negotiations are complex but, at their core, they are exactly the same as any other negotiation in life. It is in the interests of both players – in this case the UK and the EU – to strike a deal. At the same time, each player has a different view on exactly which deal to strike."
"So, what does this mean for the UK’s negotiating team, led by David Davis, and its ability to convince their EU counterparts? To have material impact now, the UK must be seen to commit sufficient resources to a no-deal scenario
such that the likely payoffs to the UK could imaginably be greater than payoffs from any deal the EU is currently considering. If the UK does this, a rational response from the EU would be to offer a deal that matches the payoffs to the UK in a no-deal world. A deal might then be struck."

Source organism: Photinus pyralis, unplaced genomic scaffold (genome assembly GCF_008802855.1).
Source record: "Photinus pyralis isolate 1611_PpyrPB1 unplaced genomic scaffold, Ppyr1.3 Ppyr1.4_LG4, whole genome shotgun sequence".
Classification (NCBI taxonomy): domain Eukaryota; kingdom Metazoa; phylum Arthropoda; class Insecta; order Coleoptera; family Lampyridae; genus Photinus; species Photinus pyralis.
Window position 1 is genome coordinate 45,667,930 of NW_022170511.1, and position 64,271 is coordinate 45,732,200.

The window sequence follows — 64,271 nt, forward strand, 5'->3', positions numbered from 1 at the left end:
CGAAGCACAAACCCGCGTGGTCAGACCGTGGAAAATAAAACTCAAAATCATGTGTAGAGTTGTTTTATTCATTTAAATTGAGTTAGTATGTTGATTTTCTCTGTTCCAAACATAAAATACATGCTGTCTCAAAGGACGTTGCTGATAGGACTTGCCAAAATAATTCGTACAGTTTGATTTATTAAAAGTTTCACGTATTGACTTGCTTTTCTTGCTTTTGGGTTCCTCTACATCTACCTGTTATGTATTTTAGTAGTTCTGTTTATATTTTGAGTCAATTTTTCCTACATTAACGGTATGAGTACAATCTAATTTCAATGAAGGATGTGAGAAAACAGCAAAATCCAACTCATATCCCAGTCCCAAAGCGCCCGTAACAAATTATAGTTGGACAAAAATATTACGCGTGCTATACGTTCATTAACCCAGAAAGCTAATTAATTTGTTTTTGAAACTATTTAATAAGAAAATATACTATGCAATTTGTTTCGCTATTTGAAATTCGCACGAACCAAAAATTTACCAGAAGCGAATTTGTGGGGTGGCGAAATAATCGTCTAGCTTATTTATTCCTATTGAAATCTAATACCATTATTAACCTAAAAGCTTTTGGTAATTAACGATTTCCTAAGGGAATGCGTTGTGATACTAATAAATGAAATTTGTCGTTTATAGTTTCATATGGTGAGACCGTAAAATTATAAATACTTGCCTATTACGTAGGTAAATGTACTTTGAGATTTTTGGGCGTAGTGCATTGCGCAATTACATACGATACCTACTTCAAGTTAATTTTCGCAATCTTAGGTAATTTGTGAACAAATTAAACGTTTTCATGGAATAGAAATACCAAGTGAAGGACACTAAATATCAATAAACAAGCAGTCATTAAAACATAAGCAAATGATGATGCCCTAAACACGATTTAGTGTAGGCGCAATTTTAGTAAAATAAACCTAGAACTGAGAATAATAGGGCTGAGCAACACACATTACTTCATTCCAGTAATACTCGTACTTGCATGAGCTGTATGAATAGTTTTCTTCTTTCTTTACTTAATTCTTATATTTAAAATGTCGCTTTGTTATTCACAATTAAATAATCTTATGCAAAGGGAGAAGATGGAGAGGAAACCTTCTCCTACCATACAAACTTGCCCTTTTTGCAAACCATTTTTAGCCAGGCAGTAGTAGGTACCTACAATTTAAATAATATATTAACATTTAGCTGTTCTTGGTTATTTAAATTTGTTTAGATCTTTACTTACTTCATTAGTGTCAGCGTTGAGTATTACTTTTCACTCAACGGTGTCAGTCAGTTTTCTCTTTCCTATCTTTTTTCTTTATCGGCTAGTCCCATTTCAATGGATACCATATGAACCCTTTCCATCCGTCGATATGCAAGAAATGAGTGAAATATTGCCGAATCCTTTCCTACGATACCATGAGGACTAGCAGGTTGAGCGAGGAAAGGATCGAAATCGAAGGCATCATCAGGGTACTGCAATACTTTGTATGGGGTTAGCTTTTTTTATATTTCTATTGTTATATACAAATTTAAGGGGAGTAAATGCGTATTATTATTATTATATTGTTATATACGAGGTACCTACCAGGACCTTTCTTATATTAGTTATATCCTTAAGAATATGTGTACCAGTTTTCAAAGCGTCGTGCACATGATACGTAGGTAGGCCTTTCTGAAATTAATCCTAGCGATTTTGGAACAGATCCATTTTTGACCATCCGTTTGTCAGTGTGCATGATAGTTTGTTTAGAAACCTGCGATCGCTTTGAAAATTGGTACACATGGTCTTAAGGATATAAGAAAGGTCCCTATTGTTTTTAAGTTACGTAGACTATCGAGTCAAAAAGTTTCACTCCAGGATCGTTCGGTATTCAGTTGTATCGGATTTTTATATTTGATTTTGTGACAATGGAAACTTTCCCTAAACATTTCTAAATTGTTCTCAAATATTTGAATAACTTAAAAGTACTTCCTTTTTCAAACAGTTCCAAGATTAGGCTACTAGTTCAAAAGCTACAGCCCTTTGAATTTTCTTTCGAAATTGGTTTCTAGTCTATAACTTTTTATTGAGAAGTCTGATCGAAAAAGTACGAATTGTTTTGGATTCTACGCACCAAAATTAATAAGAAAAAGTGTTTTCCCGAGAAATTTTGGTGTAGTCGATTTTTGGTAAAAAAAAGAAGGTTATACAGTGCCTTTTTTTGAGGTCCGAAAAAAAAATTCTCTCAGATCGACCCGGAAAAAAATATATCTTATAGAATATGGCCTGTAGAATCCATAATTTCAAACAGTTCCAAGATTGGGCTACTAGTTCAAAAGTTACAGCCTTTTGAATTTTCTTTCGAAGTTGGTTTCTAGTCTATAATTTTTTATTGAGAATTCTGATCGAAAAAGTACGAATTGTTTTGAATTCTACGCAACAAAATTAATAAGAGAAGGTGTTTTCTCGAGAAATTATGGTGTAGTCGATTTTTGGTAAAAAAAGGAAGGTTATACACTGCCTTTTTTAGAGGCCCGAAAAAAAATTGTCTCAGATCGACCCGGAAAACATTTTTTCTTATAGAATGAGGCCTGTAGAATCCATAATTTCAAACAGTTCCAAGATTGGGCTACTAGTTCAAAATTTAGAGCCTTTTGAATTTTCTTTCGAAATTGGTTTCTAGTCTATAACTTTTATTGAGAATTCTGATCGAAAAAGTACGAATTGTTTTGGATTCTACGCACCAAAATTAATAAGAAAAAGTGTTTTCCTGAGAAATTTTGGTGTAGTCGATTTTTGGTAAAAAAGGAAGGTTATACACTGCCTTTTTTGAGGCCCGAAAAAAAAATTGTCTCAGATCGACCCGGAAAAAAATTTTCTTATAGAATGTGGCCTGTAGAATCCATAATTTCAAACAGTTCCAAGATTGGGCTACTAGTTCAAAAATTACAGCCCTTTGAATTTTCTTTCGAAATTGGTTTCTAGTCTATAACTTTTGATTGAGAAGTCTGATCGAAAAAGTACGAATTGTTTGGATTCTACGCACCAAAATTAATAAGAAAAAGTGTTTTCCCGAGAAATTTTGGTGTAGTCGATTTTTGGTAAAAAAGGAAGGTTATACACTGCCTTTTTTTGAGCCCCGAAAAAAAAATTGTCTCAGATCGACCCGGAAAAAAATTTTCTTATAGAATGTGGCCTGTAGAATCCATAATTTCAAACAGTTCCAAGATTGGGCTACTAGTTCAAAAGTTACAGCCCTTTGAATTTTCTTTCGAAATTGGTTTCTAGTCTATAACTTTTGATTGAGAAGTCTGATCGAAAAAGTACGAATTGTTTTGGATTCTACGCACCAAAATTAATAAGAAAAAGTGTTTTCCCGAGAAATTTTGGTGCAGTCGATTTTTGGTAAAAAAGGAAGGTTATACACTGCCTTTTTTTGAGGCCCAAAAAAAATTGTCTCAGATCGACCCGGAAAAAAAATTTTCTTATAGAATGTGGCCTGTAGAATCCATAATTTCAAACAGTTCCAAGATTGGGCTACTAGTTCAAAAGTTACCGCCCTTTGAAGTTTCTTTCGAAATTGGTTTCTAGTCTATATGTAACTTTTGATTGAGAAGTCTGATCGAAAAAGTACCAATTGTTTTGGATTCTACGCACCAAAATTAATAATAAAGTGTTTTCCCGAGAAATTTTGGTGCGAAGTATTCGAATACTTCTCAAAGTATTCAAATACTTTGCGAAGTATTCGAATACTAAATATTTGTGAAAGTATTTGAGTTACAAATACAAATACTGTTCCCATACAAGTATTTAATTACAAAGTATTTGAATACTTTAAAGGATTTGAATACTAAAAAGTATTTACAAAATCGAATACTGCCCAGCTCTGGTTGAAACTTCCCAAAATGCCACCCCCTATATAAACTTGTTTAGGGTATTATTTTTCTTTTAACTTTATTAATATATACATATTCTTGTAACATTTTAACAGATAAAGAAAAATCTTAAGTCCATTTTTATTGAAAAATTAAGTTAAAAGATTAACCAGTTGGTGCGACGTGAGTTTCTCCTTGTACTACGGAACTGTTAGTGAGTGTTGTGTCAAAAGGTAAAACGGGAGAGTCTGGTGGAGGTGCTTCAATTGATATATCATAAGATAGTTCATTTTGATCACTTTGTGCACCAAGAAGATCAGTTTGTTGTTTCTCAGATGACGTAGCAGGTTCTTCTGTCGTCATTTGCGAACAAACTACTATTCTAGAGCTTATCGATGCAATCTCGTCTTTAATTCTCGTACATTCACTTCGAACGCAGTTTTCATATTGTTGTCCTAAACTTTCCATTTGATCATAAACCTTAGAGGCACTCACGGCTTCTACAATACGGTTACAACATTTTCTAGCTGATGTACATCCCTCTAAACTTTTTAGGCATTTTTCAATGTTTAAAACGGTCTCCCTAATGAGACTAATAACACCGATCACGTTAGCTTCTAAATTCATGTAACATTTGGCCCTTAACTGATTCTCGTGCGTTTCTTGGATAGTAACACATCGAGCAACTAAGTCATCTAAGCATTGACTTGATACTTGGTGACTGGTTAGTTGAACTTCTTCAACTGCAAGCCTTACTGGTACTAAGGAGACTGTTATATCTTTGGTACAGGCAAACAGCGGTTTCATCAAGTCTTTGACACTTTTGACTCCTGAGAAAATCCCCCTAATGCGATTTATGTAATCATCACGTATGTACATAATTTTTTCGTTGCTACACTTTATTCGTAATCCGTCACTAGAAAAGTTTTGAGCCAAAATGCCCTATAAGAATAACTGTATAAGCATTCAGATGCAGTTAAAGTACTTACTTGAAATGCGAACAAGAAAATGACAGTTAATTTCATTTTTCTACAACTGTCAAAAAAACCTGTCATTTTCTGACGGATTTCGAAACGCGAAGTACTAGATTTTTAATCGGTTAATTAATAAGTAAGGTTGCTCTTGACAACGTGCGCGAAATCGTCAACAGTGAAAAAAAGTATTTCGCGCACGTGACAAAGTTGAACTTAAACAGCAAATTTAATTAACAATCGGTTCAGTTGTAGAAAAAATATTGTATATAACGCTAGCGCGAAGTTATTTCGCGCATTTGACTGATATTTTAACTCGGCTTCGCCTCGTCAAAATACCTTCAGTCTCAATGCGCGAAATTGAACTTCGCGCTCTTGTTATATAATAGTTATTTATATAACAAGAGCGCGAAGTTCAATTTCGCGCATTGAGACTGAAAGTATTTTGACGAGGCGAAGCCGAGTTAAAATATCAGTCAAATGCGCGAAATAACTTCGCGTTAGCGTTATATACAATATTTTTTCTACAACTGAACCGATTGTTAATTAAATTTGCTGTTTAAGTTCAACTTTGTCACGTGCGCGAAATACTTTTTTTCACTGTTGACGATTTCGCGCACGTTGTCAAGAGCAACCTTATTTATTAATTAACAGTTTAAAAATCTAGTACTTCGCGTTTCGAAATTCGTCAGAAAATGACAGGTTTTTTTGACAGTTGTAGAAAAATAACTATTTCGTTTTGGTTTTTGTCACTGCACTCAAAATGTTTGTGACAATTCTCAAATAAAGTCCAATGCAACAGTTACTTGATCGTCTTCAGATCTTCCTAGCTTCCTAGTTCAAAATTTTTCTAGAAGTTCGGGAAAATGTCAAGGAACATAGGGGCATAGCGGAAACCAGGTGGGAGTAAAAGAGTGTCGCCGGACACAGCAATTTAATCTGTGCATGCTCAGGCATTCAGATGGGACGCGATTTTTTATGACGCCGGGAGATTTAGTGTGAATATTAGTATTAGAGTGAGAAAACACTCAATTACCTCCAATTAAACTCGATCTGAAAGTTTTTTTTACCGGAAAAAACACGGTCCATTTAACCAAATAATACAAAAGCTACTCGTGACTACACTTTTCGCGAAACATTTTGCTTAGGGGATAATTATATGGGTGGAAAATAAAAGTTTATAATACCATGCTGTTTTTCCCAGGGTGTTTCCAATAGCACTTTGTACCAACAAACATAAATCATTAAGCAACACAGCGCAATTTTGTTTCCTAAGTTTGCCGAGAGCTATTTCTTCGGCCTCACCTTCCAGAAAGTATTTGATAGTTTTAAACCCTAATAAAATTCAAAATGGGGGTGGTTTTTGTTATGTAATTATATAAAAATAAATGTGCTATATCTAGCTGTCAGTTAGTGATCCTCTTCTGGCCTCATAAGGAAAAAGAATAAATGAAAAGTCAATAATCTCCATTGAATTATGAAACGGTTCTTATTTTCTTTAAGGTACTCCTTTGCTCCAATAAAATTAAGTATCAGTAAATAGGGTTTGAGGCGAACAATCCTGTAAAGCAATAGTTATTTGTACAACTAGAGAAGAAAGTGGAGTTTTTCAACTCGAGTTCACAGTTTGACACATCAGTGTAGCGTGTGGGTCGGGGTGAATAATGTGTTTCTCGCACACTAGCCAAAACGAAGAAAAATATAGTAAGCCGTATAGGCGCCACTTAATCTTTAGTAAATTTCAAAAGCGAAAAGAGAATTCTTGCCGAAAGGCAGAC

The UK would indeed do well to prepare for the worst post March 2019. I would say the EU's main goal is to make Brexit as costly as possible for the UK, as a deterrent to other would-be leavers. If there is one thing to be learned from the way the Greek crisis was/is being handled, it is that, in situations like this, the EU does not do rational maximization of mutually beneficial payoffs. What it does do is try to make an example of those seen to undermine the union by not playing by the rules.